*As cancer survivor, I find it discouraging and disappointing that the Drug Enforcement Admin-istration has rejected the recommendation of its own chief administrative law judge that marijuana be reclassified to allow doctors to prescribe it. The judge, Francis L. Young, described it as "one of the safest therapeutically active substances known to man."
The anti-nausea properties of marijuana had only recently come to light when I was being treated for throat cancer in 1976. I had just turned 17 when my cobalt treatments began....
When I became nauseous, I was given injections of some drug (I was never told the narne) that had no perceptible effect on my vomiting. I was also given barbituate suppositories, whidi were slow to take effect and didn't seem to help much either.
For the most part, though, I had to put up with the vomiting without any medicine to relieve it. Vomiting through a throat, nose and mouth that had been scorched by radiation is torture. So are dry heaves — bending over a toilet and trying to vomit with an empty stomach.
Needless to say, I lost weight. There was little incentive to eat after radiation had disabled my taste buds. I was 6 foot 1, and had dipped below 120 pounds. I was able to get marijuana, sporadi-cally, after my family moved into a San Antonio neighborhood. I have no recollection of ever throwing up while under the influence of mari-juana, which is more than I can say for the legally prescribed drugs I was given.
Once, my father announced he had dug up and thrown away marijuana seedlings found grow-ing wild in the backyard, apparently sprouted from seeds dropped by neighborhood teenagers. I fished the plants out of the garbage and dried the leaves over a lamp in my room. There was barely enough for one thin cigarette, which I smoked. I felt better than I had in weeks, forgot about my nausea and was actually able to eat without forcing myself. I didn't mind that I could not taste the food, because the "munchies" (the desire for any food, especially sweets) caused by marijuana was overpowering.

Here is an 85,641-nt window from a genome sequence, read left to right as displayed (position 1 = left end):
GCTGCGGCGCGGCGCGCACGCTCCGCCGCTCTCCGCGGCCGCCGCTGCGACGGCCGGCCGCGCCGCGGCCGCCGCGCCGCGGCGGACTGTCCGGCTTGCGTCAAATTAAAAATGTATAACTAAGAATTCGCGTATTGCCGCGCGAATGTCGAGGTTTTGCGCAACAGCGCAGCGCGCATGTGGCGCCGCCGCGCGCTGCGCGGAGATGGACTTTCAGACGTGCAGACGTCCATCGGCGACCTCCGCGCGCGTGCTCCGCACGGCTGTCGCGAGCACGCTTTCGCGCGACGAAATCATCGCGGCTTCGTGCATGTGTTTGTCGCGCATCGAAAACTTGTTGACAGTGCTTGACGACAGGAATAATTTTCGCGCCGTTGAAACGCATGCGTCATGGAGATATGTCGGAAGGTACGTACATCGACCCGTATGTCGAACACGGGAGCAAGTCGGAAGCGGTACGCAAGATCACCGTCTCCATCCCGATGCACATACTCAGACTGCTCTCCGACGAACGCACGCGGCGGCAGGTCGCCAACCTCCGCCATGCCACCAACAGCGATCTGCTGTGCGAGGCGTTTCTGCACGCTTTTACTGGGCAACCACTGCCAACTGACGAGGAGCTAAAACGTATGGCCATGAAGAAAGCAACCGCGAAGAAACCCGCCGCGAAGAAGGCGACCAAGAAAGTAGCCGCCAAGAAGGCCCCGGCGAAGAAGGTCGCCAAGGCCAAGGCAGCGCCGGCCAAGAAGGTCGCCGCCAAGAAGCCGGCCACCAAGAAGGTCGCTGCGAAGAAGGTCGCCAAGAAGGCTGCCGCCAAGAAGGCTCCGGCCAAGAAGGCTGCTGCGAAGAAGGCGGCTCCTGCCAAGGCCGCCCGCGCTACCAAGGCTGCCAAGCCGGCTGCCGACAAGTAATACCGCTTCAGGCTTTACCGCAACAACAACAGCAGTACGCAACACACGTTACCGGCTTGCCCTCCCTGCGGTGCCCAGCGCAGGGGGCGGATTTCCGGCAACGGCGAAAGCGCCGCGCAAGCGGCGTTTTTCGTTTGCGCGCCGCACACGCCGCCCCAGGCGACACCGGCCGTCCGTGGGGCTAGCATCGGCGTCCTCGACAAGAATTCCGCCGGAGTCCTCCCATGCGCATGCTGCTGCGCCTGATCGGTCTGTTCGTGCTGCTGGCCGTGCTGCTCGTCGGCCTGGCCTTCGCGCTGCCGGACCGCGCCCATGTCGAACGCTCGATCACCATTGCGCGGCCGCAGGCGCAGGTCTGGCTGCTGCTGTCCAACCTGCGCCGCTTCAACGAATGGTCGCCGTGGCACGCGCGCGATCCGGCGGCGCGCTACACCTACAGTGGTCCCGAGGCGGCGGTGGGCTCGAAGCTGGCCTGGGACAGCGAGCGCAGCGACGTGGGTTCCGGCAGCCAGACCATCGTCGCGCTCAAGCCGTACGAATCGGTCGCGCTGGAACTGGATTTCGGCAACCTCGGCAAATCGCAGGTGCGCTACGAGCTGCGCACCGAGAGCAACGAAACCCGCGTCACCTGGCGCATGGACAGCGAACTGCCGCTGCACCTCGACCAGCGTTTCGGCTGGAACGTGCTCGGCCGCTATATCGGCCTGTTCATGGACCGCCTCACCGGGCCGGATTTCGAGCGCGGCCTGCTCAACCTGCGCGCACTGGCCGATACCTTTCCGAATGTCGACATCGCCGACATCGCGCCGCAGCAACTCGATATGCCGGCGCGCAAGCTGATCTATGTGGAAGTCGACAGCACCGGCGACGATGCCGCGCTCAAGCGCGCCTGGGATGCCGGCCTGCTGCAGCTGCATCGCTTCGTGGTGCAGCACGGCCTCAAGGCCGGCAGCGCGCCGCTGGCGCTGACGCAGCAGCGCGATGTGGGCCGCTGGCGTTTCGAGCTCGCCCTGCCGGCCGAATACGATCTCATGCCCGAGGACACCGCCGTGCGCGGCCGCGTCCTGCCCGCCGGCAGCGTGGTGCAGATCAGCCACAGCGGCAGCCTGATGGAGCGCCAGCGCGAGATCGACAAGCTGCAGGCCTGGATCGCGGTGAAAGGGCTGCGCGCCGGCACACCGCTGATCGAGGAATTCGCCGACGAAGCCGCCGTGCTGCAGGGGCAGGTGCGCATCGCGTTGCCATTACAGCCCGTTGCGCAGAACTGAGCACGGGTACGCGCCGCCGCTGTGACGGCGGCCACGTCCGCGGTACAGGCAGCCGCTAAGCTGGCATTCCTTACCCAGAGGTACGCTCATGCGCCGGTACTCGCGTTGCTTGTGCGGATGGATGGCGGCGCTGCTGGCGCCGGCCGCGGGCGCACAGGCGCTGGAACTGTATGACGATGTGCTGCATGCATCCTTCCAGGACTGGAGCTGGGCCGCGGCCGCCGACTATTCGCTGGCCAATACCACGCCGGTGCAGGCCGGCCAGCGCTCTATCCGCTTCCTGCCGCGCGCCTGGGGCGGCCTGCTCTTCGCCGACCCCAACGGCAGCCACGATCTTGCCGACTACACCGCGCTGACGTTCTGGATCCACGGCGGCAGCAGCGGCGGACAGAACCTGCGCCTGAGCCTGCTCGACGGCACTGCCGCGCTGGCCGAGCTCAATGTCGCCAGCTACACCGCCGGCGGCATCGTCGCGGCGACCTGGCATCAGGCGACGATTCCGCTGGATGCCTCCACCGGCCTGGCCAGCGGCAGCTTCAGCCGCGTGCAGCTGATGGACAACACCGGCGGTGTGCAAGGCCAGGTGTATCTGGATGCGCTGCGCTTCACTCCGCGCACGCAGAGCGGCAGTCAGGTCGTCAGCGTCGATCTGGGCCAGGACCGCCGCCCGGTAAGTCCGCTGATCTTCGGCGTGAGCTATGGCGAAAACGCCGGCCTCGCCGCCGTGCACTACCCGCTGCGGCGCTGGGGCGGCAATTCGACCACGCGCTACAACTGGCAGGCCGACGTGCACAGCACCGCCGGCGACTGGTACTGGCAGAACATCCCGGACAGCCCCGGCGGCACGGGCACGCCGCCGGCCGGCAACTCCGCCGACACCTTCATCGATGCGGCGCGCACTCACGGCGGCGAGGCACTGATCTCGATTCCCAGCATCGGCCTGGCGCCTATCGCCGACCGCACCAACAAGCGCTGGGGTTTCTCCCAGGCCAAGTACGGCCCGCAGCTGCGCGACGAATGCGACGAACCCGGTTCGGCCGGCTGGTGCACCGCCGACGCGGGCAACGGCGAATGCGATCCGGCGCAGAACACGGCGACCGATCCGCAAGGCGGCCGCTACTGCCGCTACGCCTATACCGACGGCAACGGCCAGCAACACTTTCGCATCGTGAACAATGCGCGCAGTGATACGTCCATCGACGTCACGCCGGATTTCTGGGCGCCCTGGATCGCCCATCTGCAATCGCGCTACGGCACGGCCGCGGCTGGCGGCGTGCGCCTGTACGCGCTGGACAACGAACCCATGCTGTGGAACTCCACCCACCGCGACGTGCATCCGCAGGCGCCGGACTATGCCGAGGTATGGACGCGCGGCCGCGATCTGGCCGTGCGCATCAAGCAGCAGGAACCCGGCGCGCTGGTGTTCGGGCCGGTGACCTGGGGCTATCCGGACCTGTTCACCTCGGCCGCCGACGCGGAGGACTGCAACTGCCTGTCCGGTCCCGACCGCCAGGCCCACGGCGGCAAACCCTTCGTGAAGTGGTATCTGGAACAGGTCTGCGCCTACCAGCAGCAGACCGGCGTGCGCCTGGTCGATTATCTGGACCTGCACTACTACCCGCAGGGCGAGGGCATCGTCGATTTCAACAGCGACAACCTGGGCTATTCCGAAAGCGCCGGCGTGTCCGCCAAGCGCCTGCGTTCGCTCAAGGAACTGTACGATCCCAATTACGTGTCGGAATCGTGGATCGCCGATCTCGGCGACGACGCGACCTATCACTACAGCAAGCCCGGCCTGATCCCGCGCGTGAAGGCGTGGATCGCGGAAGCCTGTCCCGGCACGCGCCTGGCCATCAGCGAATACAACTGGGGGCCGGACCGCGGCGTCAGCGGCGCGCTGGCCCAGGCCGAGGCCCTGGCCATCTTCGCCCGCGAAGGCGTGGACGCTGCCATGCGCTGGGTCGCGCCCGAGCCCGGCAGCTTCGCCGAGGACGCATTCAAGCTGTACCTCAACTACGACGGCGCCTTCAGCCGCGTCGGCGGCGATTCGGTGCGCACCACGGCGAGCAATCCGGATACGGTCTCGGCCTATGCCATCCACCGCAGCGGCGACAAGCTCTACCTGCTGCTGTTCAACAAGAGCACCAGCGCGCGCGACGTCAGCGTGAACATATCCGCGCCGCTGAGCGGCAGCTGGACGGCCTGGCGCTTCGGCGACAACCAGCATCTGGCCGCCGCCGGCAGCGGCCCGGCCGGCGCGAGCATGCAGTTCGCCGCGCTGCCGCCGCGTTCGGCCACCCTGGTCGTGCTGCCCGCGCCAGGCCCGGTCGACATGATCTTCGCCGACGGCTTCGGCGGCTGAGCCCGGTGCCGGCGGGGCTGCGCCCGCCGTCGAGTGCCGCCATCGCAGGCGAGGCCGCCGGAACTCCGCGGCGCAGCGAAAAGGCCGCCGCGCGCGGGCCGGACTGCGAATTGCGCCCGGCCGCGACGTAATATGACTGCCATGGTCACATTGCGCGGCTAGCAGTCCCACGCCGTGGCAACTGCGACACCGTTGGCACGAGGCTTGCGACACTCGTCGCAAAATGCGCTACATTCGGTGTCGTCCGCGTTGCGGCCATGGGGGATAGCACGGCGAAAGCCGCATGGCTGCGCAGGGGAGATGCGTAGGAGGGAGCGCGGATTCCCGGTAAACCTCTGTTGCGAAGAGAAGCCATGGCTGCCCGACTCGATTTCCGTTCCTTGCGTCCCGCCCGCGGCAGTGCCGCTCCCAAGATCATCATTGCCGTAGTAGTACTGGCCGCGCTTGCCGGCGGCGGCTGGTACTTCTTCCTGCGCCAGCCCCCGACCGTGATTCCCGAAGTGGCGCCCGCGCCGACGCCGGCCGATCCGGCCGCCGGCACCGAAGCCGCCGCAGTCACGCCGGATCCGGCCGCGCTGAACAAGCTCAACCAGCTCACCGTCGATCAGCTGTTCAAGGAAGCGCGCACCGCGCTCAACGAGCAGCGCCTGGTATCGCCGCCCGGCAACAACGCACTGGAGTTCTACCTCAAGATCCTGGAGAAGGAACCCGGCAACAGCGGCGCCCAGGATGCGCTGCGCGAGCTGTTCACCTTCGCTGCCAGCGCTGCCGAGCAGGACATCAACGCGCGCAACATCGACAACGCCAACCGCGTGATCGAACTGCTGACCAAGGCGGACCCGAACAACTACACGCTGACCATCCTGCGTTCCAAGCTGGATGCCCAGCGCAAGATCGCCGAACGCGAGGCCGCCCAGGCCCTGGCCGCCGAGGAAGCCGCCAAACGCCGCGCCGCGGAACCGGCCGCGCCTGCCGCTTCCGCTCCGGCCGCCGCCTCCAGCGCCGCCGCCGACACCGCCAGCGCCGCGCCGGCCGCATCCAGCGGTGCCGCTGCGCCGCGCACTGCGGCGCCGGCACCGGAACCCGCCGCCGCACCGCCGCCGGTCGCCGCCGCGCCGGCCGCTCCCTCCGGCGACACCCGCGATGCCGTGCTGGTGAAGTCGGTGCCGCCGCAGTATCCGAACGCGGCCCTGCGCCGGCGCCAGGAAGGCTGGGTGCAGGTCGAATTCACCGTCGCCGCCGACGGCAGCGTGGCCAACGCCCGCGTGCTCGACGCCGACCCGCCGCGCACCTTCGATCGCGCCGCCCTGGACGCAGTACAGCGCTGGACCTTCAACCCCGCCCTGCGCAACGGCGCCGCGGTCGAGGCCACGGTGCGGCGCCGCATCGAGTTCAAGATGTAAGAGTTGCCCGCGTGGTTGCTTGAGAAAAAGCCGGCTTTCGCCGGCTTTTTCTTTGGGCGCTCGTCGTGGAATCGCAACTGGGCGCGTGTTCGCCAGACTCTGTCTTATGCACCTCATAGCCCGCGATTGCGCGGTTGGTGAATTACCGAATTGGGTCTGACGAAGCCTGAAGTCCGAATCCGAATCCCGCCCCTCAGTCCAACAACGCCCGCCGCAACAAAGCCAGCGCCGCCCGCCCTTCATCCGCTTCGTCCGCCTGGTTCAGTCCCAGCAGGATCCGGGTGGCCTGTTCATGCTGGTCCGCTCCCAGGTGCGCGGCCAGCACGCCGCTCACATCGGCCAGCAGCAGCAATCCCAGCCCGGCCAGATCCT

A couple of times, I was able to smoke marijuana (obtained from new friends in the neighborhood) before I went to the hospital for out-patient cobalt treatrnents. This was a big help because the radiation, when directed at my throat from certain angles, would momentarily create ozone in my throat and nose. The smell of the ozone was sickening, and I had to learn to hold my breath and exhale sharply through my nose at the exact moment the machine clicked on to keep from being overwhelmed and vomiting. The marijuana made this experience much more tolerable, because it suppressed the nausea.
The combined effects of the cancer and radia-tion severely damaged my ears. I had to go to the hospital every other week to have my ear canals cleared of dried blood, wax and other discharges. It often caused a great deal of physical discomfort and anxiety, like an especially harrowing dental procedure.
One time, when I had smoked marijuana be-fore hand, the doctor was surprised when I started giggling. Instead of suffering, I felt as if I were being tickled.
So it is ironic that the DEA Administrator, John C. Lawn, cites doubts about safety as one of the reasons for reclassifying marijuana so that, while it would be unavailable to the general public, it could still be prescribed.
Many cancer chemotherapy drugs have such onerous side effects that they can only be justified as a desperate measure against a relentless killer. We trust doctors to judiciously prescribe some of the deadliest substances known to man, yet we balk at a relatively innocuous drug like marijuana.
Obviously, safety is not the real issue. Politics is the issue. To permit marijuana would be a blow to President Bush's war on drugs. Patients would be able to use it openly and to discuss its effects — good, bad, indifferent — without fear of being labeled lawbreakers. If everybody had a cousin, grandmother or neighbor who had used marijuana, found it harmless and said so, it could greatly shake the public's confidence in the antidrug zealots.
Jim Hankins, "Casualties of the Drug War," The New York Times, Jan. 31, 1989, p. A27.